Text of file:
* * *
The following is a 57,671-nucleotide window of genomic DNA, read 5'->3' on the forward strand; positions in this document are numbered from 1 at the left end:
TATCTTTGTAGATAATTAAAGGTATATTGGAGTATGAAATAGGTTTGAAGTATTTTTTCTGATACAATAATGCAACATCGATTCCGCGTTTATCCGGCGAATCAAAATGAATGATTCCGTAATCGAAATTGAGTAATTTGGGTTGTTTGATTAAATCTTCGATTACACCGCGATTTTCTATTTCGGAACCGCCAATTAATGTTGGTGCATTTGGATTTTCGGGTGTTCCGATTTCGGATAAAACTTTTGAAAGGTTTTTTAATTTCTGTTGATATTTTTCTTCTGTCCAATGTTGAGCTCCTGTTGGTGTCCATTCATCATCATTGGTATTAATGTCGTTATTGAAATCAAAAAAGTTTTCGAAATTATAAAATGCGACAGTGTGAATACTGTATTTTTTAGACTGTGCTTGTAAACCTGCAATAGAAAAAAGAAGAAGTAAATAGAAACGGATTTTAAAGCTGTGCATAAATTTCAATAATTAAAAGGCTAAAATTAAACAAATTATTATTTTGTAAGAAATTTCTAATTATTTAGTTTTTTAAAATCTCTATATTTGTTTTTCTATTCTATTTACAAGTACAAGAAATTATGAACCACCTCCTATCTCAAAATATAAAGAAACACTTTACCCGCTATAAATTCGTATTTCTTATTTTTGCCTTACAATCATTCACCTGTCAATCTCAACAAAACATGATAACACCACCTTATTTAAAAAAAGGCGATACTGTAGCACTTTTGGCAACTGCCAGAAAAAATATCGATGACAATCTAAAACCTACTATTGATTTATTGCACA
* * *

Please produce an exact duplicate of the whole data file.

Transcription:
The following is a 57,671-nucleotide window of genomic DNA, read 5'->3' on the forward strand; positions in this document are numbered from 1 at the left end:
TATCTTTGTAGATAATTAAAGGTATATTGGAGTATGAAATAGGTTTGAAGTATTTTTTCTGATACAATAATGCAACATCGATTCCGCGTTTATCCGGCGAATCAAAATGAATGATTCCGTAATCGAAATTGAGTAATTTGGGTTGTTTGATTAAATCTTCGATTACACCGCGATTTTCTATTTCGGAACCGCCAATTAATGTTGGTGCATTTGGATTTTCGGGTGTTCCGATTTCGGATAAAACTTTTGAAAGGTTTTTTAATTTCTGTTGATATTTTTCTTCTGTCCAATGTTGAGCTCCTGTTGGTGTCCATTCATCATCATTGGTATTAATGTCGTTATTGAAATCAAAAAAGTTTTCGAAATTATAAAATGCGACAGTGTGAATACTGTATTTTTTAGACTGTGCTTGTAAACCTGCAATAGAAAAAAGAAGAAGTAAATAGAAACGGATTTTAAAGCTGTGCATAAATTTCAATAATTAAAAGGCTAAAATTAAACAAATTATTATTTTGTAAGAAATTTCTAATTATTTAGTTTTTTAAAATCTCTATATTTGTTTTTCTATTCTATTTACAAGTACAAGAAATTATGAACCACCTCCTATCTCAAAATATAAAGAAACACTTTACCCGCTATAAATTCGTATTTCTTATTTTTGCCTTACAATCATTCACCTGTCAATCTCAACAAAACATGATAACACCACCTTATTTAAAAAAAGGCGATACTGTAGCACTTTTGGCAACTGCCAGAAAAAATATCGATGACAATCTAAAACCTACTATTGATTTATTGCACA